California Governor Jerry Brown recently signed Senate Bill 3 which will gradually increase California’s minimum wage from $10 to $15 by January 1, 2022.
For employers with 26 or more employees, the California minimum wage will increase based on the following schedule:
|January 1, 2017||$10.50|
|January 1, 2018||$11.00|
|January 1, 2019||$12.00|
|January 1, 2020||$13.00|
|January 1, 2021||$14.00|
|January 1, 2022||$15.00|
Companies with 25 or less employees are allowed an extra calendar year to comply with each of the increases. For example, minimum wage will increase to $10.50 on January 1, 2018, will increase again to $11.00 on January 1, 2019 and so on until eventually reaching $15.00 per hour on January 1, 2023.
After 2022 (or 2023 for companies with 25 or less employees), increases to minimum wage will be automatic based on inflation data from the US Bureau of Labor Statistics.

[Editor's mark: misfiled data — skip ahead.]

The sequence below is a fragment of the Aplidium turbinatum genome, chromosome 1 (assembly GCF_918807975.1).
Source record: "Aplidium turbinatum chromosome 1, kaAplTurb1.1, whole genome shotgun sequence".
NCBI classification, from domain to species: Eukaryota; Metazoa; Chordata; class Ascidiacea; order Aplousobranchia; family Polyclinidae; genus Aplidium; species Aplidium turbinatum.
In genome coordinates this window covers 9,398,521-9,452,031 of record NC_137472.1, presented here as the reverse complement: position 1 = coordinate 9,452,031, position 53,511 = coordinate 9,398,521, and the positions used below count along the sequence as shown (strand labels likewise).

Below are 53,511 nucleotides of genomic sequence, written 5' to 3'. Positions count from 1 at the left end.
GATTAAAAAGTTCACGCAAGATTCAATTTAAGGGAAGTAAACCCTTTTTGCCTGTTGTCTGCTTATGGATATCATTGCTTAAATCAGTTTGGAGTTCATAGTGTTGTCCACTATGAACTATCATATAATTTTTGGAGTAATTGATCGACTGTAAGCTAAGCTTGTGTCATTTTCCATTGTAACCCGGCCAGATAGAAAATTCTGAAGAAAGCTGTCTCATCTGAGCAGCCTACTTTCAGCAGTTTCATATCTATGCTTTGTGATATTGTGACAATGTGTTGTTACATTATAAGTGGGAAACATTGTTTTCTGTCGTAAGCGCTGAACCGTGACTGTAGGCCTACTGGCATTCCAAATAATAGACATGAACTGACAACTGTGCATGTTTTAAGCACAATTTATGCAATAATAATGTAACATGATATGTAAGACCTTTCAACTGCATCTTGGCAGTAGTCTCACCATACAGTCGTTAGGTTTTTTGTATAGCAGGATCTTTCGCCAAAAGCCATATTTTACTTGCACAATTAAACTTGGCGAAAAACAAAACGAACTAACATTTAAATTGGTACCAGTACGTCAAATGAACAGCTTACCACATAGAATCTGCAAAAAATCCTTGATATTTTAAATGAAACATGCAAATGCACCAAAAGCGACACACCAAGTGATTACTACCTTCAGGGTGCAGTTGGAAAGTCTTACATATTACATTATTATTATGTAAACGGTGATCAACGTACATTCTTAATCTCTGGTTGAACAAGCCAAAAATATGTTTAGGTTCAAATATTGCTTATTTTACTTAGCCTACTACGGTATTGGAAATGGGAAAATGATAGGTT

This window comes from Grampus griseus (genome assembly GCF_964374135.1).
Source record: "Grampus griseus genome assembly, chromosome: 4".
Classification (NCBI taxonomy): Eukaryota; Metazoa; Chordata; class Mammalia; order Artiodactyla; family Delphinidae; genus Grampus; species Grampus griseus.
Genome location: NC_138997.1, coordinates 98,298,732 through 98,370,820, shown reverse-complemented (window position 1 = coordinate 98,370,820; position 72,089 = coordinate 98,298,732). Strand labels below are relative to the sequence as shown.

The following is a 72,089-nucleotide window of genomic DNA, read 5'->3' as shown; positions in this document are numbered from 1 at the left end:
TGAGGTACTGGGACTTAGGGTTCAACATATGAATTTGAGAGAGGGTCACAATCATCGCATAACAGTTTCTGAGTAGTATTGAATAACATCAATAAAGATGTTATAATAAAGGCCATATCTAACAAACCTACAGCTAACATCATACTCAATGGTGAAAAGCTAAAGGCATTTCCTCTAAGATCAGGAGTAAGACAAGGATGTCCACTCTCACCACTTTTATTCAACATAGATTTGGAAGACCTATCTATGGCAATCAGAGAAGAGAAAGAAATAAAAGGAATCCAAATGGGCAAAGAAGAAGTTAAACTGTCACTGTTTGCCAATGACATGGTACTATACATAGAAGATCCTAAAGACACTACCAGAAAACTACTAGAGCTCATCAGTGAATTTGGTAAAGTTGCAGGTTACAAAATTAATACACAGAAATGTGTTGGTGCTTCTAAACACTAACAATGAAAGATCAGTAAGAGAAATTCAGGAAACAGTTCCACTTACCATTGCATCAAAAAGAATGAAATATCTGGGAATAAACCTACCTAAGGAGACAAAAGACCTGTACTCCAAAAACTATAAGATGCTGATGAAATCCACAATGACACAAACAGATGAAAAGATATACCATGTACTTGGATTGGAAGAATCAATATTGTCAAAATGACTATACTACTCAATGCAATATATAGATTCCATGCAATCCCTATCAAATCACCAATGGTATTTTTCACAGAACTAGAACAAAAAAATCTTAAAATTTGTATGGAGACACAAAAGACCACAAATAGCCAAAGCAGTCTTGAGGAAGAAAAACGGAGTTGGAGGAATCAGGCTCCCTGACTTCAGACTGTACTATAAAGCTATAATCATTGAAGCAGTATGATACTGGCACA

The new law includes a provision which allows the governor to suspend minimum wage increases if it is determined, based on certain economic factors, that the state is in recession.
California employers should review the wages of all employees now to plan for any necessary wage increases to remain in compliance with the new minimum wage increase schedule.
NOTE: In California there are eleven cities and counties in the state with their own minimum wage: Berkeley, Emeryville, Los Angeles (city and county), Mountain View, Oakland, Palo Alto, Richmond, Sacramento, San Francisco, San Jose and Santa Clara. Employers in these cities/counties should be sure that all of their employees are paid more than the higher of the local and state minimum wage rates each year.
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